Why did BBC Radio 4 come to visit the cemetery on Tuesday 29th January at 9a.m?
It is all because Holbeck Cemetery contains Tony Harrison’s parent’s and grandparent’s grave plot.
In case you don’t know, Tony Harrison is a world class poet who became notorious in 1987 for his poem ’V’. The film of the poem was due to be broadcast on Channel 4 but it sparked outrage because of its language and was even debated in Parliament, before eventually, being aired later in the evening.
The poem ‘V’ had been written in 1985 and it tells of his visit to the family grave-plot only to see it covered in graffiti of the worst kind.
Tony Harrison was born in Leeds in 1937 and gained a scholarship to Leeds Grammar School and later attended Leeds University.
Being a working class scholarship boy he is interested in class and one of his earlier collection of poems is ‘The Loiners’(1970)( Loiners are residents of Leeds) where he writes of his anguish of class , family and the struggle to acquire culture.
In 1985 when he visited Holbeck Cemetery it took him some time to locate his family’s plot only to see it daubed with offensive words of graffiti. His poem captures that moment in history where the mining industry and other traditional industries were in decline. Football hooliganism was at its height and lager-swilling yobbos seemed to be taking control.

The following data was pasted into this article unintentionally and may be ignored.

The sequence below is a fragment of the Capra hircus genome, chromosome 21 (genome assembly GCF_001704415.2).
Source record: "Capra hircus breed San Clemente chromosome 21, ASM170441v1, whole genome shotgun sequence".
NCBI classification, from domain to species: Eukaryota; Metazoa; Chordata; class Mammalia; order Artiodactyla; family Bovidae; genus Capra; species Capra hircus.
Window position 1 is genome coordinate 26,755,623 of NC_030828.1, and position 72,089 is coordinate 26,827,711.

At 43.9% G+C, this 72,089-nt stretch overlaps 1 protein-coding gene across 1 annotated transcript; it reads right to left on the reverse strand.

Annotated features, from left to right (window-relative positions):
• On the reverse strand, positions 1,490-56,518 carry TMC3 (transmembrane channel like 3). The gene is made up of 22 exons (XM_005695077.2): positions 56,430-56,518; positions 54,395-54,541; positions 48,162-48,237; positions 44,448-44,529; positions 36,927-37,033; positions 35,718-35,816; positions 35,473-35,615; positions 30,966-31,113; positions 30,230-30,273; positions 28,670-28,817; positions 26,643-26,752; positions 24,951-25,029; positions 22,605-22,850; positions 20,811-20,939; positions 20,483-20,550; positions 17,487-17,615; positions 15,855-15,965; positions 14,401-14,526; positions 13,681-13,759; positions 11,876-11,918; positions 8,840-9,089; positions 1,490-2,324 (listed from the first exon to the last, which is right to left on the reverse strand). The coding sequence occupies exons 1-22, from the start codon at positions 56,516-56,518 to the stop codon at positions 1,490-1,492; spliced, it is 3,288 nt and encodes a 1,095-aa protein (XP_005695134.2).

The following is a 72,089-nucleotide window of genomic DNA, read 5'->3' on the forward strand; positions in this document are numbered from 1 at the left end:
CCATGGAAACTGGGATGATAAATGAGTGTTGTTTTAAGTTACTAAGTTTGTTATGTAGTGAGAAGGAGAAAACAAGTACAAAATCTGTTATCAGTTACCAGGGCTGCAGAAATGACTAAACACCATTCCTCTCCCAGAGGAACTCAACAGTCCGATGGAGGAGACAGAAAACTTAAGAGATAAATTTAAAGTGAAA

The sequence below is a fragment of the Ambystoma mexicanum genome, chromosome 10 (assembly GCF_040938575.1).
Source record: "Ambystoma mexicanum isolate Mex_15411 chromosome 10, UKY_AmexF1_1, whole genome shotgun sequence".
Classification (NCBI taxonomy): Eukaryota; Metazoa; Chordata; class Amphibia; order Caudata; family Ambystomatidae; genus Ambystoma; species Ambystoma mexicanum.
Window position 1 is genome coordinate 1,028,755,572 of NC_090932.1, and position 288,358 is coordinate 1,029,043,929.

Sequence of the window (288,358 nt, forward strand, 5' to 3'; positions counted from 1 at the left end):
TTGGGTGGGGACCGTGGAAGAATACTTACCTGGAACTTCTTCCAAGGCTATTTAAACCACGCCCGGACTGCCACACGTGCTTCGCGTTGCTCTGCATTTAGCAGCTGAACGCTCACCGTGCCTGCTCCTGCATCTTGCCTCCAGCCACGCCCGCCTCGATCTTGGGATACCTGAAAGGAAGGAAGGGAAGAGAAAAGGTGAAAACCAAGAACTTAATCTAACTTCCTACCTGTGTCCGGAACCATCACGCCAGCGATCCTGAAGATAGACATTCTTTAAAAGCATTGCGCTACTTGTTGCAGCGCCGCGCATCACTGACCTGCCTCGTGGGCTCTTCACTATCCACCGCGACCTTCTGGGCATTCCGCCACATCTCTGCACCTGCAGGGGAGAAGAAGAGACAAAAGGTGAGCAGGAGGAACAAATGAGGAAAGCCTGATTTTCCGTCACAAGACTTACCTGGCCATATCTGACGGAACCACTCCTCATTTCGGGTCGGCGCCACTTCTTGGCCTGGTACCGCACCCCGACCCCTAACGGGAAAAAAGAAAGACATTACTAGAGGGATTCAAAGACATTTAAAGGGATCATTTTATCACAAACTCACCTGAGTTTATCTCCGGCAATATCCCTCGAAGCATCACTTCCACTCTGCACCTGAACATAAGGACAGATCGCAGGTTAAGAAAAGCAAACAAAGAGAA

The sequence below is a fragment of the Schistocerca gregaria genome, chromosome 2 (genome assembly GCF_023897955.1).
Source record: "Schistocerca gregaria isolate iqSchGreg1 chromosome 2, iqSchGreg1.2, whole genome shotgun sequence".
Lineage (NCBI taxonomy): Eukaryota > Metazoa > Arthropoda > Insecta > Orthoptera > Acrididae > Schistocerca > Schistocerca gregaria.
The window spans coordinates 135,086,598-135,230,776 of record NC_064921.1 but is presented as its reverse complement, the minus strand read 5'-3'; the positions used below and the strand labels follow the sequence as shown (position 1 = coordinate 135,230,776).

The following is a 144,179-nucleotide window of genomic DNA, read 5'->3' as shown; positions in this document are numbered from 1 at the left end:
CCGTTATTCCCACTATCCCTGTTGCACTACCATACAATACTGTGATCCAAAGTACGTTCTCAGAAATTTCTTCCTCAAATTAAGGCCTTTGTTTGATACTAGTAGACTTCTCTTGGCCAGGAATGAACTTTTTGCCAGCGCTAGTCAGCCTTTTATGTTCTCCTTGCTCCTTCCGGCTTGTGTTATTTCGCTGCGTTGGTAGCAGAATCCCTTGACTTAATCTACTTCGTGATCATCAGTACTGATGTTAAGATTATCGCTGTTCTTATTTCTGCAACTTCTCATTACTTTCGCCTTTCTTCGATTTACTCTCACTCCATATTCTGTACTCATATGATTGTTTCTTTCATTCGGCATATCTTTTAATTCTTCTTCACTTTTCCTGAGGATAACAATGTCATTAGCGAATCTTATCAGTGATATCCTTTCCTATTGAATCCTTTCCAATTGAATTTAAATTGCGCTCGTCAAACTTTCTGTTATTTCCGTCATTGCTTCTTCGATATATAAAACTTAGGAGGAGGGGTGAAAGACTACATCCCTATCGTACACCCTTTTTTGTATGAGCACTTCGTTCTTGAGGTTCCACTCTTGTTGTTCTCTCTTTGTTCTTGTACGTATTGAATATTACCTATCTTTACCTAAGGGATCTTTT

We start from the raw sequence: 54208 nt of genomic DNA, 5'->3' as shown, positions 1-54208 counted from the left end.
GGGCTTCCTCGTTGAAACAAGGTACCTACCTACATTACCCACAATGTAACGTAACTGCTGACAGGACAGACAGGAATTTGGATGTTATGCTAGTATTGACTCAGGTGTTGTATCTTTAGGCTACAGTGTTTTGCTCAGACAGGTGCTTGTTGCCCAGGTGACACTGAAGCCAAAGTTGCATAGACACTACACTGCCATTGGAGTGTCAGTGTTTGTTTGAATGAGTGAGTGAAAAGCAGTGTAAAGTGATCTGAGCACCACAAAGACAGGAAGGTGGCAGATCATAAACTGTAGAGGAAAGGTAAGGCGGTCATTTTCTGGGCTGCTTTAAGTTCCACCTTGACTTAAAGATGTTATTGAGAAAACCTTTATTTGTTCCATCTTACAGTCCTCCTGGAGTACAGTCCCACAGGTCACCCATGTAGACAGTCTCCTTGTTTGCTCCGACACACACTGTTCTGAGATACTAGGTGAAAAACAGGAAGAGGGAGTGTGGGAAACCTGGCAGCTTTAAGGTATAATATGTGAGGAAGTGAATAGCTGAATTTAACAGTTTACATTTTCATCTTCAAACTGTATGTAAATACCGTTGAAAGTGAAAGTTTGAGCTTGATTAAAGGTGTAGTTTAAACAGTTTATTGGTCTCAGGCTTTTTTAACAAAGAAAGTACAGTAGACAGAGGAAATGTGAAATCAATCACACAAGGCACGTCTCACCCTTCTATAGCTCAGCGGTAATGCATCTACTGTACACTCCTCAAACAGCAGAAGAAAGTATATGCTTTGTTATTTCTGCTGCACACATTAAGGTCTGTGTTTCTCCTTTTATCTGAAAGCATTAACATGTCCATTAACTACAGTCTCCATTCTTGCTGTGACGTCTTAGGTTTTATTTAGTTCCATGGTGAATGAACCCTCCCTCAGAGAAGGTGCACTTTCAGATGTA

Portrait of Tony Harrison by Christopher Stevens 1993 (postcard)
Holbeck Cemetery is built above the Beeston seam of coal and Elland Road, the home of Leeds United can be clearly seen from its grounds and all these elements are contained in ‘V’
So Blake Morrison, poet & writer, and Lucy, researcher and sound recorder, came to interview Eve to discuss the changes that have occurred in the cemetery and the area about it since Tony wrote his poem. Some of this discussion will be aired on BBC Radio 4 at 11pm on February 18th just before Tony Harrison reads a new version of ‘V’.
One of the main differences to the cemetery is that the Harrison plot is now easy to find. The Friends of Holbeck Cemetery have had erected two colourful signs at either entrance which guides the public to various points of interest throughout the cemetery. The other difference is there is little graffiti, thanks to the ‘Anti- graffiti team’ at Leeds City Council.
More people come into the grounds to walk about, gaze at the view towards the city, visit family graves, look for family history, take beautiful photographs or just walk their dogs. So it very different since that day in 1985 when it was visited by a poet who was so upset at seeing what had happened to his family’s grave.